Video of the projector in action may be seen here: Jeremy's RGB laser projector in action
This past Sunday, Feb. 10th, the 2nd meeting of the Recreational Computer Programming Group was held. Chris Ertel showed us some cool effects dynamically applied to webcam output via OpenGL shaders, and some interesting procedurally generated maps for some sort of zombie infection game. Marlin Mixon demonstrated an Android app that he's been working on to enable people to find satellites visible to the naked eye in an urban environment. Steve Cameron (that's me) demoed a kaleidoscope-like application inspired by the ancient video game "Qix", a pseudo-physics based stippling algorithm implemented in python, and a lunar lander game designed to work with a laser projector via the openlase library.
The next meeting of this group will be held March 10th, 2013. Hope to see you there.
Over the course of a week or so, TX/RX labs member Jeremy Van Grinsven built this amazing Arduino driven edge-lit laser-etched acrylic zoetrope showing an animation derived from another TX/RX member’s video game, Word War vi [full disclosure, that other member is me. -- Ed.]
Here it is on YouTube
Here is Jeremy’s blog post about this project if you’d like to know more about it.
Always wanted to build a go-kart but don’t know how to weld? Or maybe you would like to make an iPhone game, but don’t know how to program? Or perhaps you have ideas for some cool electronics projects, but don’t really know how to get started? More likely, you have even better ideas. Our Fall DIY class series is just the thing to help get your projects out of your head and into the real world.
We offer hands on classes in all areas of Fabrication, Design, Programming, etc. Examples include Welding, CNC, Arduino, C Programming, CAD, 3D Printing and Stepper Motor Design to name a few. Check them out at our class registration page. Nowhere else in Houston will you be able to learn so much in such a short time and get hands on experience with such exciting topics, and all for such reasonable prices.
This year, all of us at TX/RX Labs are very pleased and excited to be in a new and much larger facility at 205 Roberts St., Houston, TX 77003.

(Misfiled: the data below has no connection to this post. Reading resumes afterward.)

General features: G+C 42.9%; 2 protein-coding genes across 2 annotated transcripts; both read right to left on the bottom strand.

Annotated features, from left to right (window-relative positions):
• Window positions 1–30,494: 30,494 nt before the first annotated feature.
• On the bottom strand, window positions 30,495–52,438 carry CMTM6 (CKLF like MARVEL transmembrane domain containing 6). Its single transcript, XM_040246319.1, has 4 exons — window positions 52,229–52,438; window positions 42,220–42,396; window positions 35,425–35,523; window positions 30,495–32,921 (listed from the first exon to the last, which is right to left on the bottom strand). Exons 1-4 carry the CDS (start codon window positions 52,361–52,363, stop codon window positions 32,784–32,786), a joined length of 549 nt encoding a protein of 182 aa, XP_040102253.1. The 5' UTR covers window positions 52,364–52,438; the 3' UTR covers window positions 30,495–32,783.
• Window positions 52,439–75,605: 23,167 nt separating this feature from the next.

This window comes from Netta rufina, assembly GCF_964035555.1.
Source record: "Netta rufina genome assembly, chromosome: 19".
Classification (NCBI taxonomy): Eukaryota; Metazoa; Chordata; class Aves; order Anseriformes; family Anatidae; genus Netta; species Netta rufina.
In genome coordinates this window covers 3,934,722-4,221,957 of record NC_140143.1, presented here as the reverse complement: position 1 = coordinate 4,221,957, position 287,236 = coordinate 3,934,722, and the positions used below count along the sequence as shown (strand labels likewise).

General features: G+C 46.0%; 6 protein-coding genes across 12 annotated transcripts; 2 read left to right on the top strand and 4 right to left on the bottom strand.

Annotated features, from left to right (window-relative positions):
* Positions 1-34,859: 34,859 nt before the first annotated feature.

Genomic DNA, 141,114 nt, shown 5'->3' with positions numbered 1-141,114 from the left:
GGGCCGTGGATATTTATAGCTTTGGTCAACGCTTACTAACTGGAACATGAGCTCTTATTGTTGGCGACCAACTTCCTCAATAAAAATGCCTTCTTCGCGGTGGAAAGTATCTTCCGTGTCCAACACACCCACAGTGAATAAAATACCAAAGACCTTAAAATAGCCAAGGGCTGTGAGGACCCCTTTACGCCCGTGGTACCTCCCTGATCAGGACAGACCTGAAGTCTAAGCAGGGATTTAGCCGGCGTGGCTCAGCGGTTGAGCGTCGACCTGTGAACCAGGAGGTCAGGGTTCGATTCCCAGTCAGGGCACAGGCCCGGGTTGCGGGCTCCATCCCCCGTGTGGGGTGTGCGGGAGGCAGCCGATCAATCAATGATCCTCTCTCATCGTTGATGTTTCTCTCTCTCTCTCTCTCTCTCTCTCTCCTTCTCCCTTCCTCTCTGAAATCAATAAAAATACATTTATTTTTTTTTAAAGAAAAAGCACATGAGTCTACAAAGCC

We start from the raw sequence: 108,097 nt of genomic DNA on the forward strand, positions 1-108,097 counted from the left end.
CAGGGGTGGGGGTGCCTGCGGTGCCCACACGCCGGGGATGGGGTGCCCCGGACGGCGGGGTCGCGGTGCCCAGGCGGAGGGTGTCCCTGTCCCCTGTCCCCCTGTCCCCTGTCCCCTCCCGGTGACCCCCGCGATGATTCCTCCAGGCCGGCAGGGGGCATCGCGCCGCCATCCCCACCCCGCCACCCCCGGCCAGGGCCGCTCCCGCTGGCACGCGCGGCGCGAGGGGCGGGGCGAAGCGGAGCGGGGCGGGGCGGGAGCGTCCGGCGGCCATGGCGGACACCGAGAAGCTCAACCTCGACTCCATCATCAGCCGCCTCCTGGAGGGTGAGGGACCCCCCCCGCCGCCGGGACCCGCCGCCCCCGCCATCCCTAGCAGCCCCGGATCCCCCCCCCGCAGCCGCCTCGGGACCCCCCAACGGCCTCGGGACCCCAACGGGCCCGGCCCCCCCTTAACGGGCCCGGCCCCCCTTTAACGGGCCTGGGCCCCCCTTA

Programming and CAD classes
- Intro to Inventor (3-D Comp Aided Design)
- 3d Printing
- Intro to 2d Cad/Drafting
- Calculus for the Practical Person
- Intro to C
- Intro to HTML/CSS
- Intro to Programming: First Principles
- Intro to DJANGO
- Automation for Non-Programmers: Ladder Logic
- Intro to Arduino
- Advanced Arduino
- Beginner iPhone/iPad Development
- Intermediate iPhone/iPad Development
- Math for Game Devleopment
- Intro to Andriod Development
- Intro to Ruby on Rails
- Intro to PCB Layout with Eagle
- How to create your own PCBs
- Oscilloscope Laboratory
- Intro to Digital Signal Processing
- Intro to Stepper Motors
- Intro to Soldering
- DIY Multicopter Build
- Intro Analog Theory
- Intermediate Analog Theory
- DIY Electric Vehicle Conversion
Metal/Wood/Plastic Working classes
- Welding I
- Welding II
- Laser Cutter Class
- Intro to Plasma Cutting
- Woodworking: Build a Chest
- Intro to CNC
Bike Tech classes
- Beginner Maintenance
- Wheel Truing
- Intermediate Maintenance
3D Art Houston is a relatively new artists’ group focused on three-dimensional art forms. 3D Art Houston members will be meeting at TX/RX Labs on Wednesday, August 15th at 6 p.m. to gain a better understanding of the resources and talents there.
Members work in clay, iron, glass, wood, textiles, plaster, brass and building materials, such as stucco and augmented concrete.
Making three dimensional art always has an engineering component, if only because the art must be stable and remain exactly as placed, even if that place is simultaneously cantilevered, counter-balanced and rotating.
What: 3D Art Houston meeting
When: Wednesday, August 15, 2012, 6 p.m.
Where: TX/RX Labs, 2010 Commerce St, Houston, TX 77002
Program: 3D Art Houston artists Nell Gottleib, Joy Mullett and Lynda Stoy will brief members on what they learned in order to use the laser cutter to create art. Members will tour the Tx/Rx space. Refreshments will be served.